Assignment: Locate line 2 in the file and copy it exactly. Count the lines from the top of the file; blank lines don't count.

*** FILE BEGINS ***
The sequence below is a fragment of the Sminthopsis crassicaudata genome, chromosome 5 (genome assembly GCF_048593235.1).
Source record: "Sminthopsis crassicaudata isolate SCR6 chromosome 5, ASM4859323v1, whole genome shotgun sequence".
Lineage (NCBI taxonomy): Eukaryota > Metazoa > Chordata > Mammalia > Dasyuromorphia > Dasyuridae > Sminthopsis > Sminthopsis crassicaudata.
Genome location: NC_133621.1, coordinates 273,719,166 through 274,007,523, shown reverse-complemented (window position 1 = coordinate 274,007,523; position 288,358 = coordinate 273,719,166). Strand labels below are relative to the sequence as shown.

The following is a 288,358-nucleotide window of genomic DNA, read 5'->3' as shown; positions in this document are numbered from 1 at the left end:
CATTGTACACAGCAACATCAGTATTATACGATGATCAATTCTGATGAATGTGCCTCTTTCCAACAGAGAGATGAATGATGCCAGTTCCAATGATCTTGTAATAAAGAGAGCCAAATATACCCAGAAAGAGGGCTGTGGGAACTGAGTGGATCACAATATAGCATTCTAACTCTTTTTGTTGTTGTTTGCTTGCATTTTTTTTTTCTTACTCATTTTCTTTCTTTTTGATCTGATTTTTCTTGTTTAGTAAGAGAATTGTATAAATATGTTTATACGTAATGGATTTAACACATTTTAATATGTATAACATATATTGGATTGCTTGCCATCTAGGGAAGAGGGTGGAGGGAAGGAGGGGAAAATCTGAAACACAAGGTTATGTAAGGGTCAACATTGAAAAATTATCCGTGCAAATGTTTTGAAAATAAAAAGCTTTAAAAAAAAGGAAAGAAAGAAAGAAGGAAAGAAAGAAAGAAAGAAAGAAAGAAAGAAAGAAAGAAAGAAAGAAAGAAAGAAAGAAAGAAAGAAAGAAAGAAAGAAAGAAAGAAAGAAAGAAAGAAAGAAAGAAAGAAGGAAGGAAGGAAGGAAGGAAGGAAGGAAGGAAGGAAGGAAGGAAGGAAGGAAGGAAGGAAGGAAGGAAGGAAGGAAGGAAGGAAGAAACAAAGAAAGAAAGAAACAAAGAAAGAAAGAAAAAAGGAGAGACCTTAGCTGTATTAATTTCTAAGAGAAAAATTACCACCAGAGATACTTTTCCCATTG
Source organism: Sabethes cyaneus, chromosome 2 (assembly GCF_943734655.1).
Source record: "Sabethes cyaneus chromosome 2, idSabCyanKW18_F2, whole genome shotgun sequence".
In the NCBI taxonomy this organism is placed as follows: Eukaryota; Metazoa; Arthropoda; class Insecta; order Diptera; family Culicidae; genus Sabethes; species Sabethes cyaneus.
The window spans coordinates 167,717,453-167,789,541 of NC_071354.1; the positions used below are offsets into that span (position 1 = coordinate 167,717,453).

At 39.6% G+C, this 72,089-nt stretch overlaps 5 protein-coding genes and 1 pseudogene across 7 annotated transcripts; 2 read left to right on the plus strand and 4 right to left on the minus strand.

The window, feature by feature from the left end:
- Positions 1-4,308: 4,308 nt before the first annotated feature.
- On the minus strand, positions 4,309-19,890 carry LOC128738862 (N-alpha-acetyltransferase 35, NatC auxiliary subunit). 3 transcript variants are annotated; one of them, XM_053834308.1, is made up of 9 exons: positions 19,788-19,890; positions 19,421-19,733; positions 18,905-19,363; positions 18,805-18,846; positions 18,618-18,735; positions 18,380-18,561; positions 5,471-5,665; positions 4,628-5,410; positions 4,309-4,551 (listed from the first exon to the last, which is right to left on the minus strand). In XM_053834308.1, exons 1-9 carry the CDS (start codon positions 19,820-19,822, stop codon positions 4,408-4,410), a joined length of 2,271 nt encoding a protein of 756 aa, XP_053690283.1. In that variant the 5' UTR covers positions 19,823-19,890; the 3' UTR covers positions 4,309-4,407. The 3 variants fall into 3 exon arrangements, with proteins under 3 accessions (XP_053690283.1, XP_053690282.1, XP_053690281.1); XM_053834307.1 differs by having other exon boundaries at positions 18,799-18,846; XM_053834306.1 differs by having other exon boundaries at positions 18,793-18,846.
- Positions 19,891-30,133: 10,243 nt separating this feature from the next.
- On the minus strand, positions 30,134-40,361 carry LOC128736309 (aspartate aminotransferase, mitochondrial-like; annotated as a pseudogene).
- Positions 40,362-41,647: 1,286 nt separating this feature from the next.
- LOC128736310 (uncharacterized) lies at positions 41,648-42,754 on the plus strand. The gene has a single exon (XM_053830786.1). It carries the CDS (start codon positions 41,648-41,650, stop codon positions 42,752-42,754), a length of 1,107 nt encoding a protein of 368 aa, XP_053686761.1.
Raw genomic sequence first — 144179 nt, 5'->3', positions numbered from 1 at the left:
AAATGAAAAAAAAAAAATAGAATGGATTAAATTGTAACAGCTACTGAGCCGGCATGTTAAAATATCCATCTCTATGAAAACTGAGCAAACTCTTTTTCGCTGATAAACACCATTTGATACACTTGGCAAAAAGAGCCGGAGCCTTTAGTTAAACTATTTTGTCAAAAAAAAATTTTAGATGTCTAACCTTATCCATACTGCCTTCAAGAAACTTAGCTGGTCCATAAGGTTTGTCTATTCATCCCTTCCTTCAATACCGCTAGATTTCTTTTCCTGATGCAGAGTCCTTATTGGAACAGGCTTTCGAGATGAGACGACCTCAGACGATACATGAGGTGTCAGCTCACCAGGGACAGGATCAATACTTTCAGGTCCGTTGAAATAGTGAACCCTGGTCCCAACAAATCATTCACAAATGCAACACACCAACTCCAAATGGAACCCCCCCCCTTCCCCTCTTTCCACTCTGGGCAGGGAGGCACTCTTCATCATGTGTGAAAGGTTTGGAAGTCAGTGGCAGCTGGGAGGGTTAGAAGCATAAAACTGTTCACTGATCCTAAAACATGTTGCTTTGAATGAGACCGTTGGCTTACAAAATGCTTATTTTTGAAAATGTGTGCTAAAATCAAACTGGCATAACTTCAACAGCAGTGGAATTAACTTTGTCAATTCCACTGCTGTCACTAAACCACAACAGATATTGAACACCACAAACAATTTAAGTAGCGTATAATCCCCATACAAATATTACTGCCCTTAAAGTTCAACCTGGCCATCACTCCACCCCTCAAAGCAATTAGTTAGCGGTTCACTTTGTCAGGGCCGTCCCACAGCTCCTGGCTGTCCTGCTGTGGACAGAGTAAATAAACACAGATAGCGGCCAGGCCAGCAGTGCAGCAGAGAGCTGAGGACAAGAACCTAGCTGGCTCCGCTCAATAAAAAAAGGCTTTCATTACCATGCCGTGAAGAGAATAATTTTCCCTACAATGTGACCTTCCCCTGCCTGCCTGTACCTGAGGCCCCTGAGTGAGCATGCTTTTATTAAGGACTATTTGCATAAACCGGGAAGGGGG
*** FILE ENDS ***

Source record: "Sminthopsis crassicaudata isolate SCR6 chromosome 5, ASM4859323v1, whole genome shotgun sequence".